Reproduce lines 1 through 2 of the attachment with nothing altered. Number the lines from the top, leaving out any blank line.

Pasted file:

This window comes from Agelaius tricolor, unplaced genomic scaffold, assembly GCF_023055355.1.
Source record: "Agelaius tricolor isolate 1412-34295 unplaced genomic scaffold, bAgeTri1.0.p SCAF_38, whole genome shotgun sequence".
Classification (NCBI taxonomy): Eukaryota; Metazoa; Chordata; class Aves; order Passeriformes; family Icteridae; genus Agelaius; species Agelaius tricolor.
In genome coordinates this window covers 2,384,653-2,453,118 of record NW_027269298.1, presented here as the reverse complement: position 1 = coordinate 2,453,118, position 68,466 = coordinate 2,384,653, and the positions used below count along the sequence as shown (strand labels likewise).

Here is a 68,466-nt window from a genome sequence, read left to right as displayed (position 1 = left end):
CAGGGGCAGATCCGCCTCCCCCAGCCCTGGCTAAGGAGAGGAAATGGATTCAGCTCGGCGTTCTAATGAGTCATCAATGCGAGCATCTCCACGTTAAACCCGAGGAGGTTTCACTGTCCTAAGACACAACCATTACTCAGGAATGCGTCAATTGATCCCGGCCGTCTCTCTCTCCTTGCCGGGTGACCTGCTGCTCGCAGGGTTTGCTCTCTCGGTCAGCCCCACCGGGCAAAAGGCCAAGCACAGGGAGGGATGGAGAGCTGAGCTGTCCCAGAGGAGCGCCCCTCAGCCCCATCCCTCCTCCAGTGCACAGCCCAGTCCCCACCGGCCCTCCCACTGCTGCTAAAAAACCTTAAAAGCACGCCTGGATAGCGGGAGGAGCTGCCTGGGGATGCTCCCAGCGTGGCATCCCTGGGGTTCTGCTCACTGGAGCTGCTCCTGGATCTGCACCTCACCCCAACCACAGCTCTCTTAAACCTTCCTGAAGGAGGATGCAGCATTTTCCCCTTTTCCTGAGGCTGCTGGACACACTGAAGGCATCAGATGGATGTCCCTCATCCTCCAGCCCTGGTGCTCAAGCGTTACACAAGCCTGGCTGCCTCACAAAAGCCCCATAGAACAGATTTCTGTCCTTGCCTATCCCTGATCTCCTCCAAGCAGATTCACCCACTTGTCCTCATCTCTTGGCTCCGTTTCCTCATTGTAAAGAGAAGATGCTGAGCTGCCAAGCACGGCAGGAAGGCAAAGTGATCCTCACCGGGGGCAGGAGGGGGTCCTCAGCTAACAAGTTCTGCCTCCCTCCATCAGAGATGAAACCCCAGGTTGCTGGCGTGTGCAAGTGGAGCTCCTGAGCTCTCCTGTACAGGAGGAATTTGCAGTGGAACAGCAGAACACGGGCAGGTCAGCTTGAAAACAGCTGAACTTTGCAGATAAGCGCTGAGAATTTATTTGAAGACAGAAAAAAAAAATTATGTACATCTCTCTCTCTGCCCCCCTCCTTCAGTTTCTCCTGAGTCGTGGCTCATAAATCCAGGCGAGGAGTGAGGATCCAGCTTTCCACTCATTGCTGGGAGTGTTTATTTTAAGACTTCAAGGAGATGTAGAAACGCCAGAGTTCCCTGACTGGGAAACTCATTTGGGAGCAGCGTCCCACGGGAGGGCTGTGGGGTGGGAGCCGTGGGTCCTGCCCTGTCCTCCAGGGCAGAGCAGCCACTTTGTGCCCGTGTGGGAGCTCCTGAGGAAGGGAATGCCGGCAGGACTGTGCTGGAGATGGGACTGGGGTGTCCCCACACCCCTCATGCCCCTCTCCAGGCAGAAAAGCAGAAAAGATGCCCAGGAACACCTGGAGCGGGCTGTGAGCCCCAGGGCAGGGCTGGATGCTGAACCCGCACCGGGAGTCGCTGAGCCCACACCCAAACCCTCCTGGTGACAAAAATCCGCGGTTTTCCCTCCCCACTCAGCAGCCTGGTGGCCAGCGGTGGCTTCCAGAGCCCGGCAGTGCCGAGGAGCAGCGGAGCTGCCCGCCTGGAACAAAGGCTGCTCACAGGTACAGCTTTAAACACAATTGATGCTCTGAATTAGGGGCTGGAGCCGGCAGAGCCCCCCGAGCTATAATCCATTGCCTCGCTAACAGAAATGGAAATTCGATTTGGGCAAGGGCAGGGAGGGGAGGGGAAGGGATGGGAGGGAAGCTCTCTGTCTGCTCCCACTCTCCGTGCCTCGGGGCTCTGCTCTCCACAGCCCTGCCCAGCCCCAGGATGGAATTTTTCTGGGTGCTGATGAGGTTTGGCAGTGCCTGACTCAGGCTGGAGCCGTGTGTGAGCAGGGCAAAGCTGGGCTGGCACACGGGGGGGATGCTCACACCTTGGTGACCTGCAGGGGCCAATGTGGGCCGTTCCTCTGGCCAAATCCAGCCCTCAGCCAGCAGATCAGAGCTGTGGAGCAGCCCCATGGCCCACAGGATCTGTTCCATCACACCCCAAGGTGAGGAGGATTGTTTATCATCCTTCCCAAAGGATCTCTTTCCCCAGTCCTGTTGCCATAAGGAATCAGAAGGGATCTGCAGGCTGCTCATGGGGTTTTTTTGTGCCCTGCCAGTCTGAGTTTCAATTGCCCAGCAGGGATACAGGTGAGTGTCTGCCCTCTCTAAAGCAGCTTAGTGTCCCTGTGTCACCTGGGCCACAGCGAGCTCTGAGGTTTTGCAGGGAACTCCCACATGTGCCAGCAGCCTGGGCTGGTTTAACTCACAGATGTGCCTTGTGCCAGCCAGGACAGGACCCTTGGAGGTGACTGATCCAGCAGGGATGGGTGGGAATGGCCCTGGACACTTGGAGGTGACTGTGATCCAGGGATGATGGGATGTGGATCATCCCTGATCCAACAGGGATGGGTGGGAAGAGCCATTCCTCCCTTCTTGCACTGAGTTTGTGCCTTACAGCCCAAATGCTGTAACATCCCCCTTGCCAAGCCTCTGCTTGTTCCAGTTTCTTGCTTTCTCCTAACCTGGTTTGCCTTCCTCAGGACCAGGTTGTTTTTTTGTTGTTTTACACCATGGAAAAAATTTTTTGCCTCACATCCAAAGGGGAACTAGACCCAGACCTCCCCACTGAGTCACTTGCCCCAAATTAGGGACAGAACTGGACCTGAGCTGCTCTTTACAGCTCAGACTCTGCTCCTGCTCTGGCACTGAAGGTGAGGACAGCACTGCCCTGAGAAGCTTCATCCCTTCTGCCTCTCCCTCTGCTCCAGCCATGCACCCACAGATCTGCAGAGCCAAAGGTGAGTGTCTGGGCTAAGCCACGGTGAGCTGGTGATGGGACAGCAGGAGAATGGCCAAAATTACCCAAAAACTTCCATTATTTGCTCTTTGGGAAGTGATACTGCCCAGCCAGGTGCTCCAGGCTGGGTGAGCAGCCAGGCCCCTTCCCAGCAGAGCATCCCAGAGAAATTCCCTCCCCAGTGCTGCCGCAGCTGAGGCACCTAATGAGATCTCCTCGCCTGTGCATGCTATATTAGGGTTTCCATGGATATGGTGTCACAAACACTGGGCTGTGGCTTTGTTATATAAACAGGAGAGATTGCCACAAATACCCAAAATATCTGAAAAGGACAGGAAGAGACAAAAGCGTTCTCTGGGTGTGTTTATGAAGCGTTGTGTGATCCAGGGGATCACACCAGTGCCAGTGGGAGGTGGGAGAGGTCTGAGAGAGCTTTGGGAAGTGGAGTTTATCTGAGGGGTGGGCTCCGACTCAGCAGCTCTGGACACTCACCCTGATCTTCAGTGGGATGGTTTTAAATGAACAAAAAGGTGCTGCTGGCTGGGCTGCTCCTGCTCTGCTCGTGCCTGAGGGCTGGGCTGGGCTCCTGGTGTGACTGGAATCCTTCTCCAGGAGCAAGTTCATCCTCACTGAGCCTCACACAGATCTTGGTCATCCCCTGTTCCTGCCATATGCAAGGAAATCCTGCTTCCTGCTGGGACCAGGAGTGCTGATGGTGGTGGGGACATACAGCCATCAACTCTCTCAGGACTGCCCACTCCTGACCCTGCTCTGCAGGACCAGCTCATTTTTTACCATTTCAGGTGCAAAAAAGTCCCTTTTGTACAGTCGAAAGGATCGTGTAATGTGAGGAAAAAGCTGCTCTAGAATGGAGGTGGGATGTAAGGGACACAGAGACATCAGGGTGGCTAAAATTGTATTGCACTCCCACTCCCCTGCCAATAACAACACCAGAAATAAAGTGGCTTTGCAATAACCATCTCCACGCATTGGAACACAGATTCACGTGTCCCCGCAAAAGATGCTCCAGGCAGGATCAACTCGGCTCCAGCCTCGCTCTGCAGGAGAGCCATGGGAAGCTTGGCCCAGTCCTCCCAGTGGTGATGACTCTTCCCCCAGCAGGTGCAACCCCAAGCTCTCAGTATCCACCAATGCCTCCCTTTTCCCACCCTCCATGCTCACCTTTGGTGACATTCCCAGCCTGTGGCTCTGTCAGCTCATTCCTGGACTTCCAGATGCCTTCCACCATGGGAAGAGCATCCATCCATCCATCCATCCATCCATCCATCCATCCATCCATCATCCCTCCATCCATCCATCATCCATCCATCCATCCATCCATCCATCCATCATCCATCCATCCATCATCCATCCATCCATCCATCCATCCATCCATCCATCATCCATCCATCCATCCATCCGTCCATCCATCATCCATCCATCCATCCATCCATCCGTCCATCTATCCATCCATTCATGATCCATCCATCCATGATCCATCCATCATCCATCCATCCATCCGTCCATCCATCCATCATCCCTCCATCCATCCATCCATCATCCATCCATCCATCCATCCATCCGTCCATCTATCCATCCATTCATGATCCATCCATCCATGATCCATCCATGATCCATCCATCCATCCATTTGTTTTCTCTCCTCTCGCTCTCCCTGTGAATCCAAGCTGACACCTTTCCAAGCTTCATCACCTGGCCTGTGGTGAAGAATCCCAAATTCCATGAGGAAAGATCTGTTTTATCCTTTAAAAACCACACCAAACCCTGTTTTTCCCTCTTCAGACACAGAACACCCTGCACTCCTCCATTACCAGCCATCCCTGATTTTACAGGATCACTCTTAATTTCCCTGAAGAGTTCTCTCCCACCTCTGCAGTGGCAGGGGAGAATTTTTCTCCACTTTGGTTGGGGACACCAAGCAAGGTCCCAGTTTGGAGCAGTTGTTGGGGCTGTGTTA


This window comes from Agelaius tricolor, unplaced genomic scaffold, assembly GCF_023055355.1.
Source record: "Agelaius tricolor isolate 1412-34295 unplaced genomic scaffold, bAgeTri1.0.p SCAF_38, whole genome shotgun sequence".